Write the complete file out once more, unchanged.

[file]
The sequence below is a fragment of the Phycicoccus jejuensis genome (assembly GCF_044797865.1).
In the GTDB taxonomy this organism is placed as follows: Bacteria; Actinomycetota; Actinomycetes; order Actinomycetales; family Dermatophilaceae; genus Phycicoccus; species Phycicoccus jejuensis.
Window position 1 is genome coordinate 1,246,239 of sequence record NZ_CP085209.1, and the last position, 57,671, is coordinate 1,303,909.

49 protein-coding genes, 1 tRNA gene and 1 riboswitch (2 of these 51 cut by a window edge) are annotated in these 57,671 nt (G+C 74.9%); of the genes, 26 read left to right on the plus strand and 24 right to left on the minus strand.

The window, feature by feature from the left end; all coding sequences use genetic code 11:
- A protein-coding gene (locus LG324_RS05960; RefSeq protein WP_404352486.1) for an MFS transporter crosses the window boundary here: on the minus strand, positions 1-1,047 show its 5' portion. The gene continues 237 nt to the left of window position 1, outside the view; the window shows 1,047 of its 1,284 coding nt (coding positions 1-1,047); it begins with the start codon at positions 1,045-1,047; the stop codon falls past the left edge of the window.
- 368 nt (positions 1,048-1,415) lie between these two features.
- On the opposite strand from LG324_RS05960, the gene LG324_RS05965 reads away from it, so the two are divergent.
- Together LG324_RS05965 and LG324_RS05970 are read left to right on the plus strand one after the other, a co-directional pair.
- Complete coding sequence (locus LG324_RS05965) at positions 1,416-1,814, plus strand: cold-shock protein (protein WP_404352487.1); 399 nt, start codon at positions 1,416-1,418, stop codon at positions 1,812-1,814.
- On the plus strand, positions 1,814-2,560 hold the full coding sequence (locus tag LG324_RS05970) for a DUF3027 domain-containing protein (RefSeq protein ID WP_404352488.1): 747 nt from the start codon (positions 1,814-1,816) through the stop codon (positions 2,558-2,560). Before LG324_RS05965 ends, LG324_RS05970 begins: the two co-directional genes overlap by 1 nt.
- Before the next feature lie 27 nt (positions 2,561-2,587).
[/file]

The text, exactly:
The sequence below is a fragment of the Phycicoccus jejuensis genome (assembly GCF_044797865.1).
In the GTDB taxonomy this organism is placed as follows: Bacteria; Actinomycetota; Actinomycetes; order Actinomycetales; family Dermatophilaceae; genus Phycicoccus; species Phycicoccus jejuensis.
Window position 1 is genome coordinate 1,246,239 of sequence record NZ_CP085209.1, and the last position, 57,671, is coordinate 1,303,909.

49 protein-coding genes, 1 tRNA gene and 1 riboswitch (2 of these 51 cut by a window edge) are annotated in these 57,671 nt (G+C 74.9%); of the genes, 26 read left to right on the plus strand and 24 right to left on the minus strand.

The window, feature by feature from the left end; all coding sequences use genetic code 11:
- A protein-coding gene (locus LG324_RS05960; RefSeq protein WP_404352486.1) for an MFS transporter crosses the window boundary here: on the minus strand, positions 1-1,047 show its 5' portion. The gene continues 237 nt to the left of window position 1, outside the view; the window shows 1,047 of its 1,284 coding nt (coding positions 1-1,047); it begins with the start codon at positions 1,045-1,047; the stop codon falls past the left edge of the window.
- 368 nt (positions 1,048-1,415) lie between these two features.
- On the opposite strand from LG324_RS05960, the gene LG324_RS05965 reads away from it, so the two are divergent.
- Together LG324_RS05965 and LG324_RS05970 are read left to right on the plus strand one after the other, a co-directional pair.
- Complete coding sequence (locus LG324_RS05965) at positions 1,416-1,814, plus strand: cold-shock protein (protein WP_404352487.1); 399 nt, start codon at positions 1,416-1,418, stop codon at positions 1,812-1,814.
- On the plus strand, positions 1,814-2,560 hold the full coding sequence (locus tag LG324_RS05970) for a DUF3027 domain-containing protein (RefSeq protein ID WP_404352488.1): 747 nt from the start codon (positions 1,814-1,816) through the stop codon (positions 2,558-2,560). Before LG324_RS05965 ends, LG324_RS05970 begins: the two co-directional genes overlap by 1 nt.
- Before the next feature lie 27 nt (positions 2,561-2,587).